She has had 14 solo exhibitions of her paintings in Paris, France, the US, and Manila thus far. They have not only been very successful, but financially rewarding as well. She donates the proceeds to her favorite beneficiaries – St. Mary’s House for girls in Tagaytay, and Serra’s Center for girls in Pasay City.

She also produced dinner theater shows at the InterContinental Hotel and the Peninsula hotel. I really don’t know if it was these dinner plays or her strong marketing skills, but she did end up working at the venerable InterContinental as banquet manager and special events director.

The Intercon Hotel was then managed by my old client Stephan Bokamper, an hotelier par excellence. Being Teutonic, he was very demanding and was obviously impressed at Mav’s artistic as well as disciplined side. The lady delivered in whatever post he placed her. Now the Intercon job was not easy. It meant long hours of dealing with fastidious clients and diplomats who thought nothing of returning a dish because it did not meet their standards. It was Mav’s job to repair these problems. She stayed eight and a half years in the hotel, leaving with the very senior post of public relations director.

From there, she partnered with lawyer Katrina Legarda and set up a public relations consultancy. One of their principal accounts, for many years, was the Bankers Association of the Philippines (BAP). Together they helped craft Republic Act 7721 (signed by President Fidel V. Ramos in 1994) that allowed the entry of foreign banks to do business in the Philippines.

Her PR stint was a very successful venture, but after some years, she felt completely burnt out. So she went back to the family business, and she joined PLDT-Smart Foundation as executive director-trustee. She’s back with her real first loves – painting and writing.

By early next year, we will see what she has once again achieved. She is planning to have another one-woman exhibition on February 11, 2008 (Our Lady of Lourdes feast day) at the Peninsula Hotel, which has been the principal venue of her recent exhibitions.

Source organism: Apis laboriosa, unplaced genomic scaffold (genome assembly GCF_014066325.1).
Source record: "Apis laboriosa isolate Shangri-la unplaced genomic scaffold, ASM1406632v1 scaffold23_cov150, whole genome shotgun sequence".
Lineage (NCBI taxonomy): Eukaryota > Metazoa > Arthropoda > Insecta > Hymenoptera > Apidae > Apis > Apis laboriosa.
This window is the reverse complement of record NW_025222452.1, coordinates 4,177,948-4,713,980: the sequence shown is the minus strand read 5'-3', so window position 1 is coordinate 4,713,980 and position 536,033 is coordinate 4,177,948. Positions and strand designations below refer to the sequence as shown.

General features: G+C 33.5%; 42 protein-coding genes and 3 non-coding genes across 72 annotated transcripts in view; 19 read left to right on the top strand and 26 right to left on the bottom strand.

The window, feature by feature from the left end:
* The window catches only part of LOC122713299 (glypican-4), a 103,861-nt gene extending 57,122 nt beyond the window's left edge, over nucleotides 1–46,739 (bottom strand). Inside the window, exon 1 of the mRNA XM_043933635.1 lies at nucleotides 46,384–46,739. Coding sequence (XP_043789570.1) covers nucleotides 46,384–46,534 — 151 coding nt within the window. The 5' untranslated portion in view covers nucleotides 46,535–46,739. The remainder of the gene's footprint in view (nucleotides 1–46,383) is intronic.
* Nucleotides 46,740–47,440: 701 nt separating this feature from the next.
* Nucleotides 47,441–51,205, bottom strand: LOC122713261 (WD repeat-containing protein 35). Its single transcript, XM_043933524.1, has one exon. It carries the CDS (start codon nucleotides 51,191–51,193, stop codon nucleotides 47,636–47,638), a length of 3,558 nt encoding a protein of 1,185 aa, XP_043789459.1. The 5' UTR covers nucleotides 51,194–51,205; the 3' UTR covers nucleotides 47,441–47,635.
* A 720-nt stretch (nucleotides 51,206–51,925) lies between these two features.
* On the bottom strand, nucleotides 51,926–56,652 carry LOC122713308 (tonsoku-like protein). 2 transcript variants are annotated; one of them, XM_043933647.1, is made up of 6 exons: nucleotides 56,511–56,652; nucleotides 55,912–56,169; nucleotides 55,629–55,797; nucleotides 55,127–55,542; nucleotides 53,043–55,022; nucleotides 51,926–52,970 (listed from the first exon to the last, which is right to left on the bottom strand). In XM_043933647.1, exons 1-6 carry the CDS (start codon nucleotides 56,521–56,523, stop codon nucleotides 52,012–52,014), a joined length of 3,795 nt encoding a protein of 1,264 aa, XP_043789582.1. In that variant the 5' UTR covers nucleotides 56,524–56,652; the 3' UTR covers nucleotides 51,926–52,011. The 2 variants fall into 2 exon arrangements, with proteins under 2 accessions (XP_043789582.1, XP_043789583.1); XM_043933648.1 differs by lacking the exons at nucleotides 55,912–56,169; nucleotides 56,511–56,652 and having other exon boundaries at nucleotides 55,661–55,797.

This will be her 15th solo exhibition. Earlier shows mounted in France and the US have had very creative titles, which, I must admit, capture the essence of the shows to a tee. The likes of “Inner Visions,” “Luminescence,” The Inner Journey. “Transcendence-Dreamscapes” were mounted by the UNESCO in Paris with Mav as solo artist.

She prefers to work with aquarelles, but, from time to time, depending on her mood, you will see her come up with mixed media abstracts and artworks of landscapes and seascapes.

The show next year will have mixed media paintings and “soft, practical art,” including furniture and accessories.

And there are other creative fields she has been very successful at such as dinner theater, where she is president of Maverick Productions. A name that aptly describes her. She has also co-produced international musical concert tours in Italy, USA, and Hong Kong with no less than Lea Salonga, Ryan Cayabyab, Gary V, Martin N, Pops F, and Regine V. There have been local crossover concerts and an award-winning “Gawad CCP” TV special. And the list goes on and on.

The last 12 years now, I have shared the same page with this lady, she has a column (for 14 years) aptly called “Beyond Brushstrokes,” and I thought it was high time that readers of her column got to know more about her. I hope this write-up, albeit sketchy, helps you appreciate her columns more now that you have a glimpse at her background.

Come February 11, 2008, I trust I’ll see you at her exhibit at the Pen. It will be a twin event to launch a dream team’s book ROMANZA, with bilingual poetry and art – National Artist for Literature Virgilio Almario (“RIO ALMA”), whose haikus in Filipino and English will be matched with Mav’s artworks.

All Rights Reserved – BusinessWorld Publishing Corporation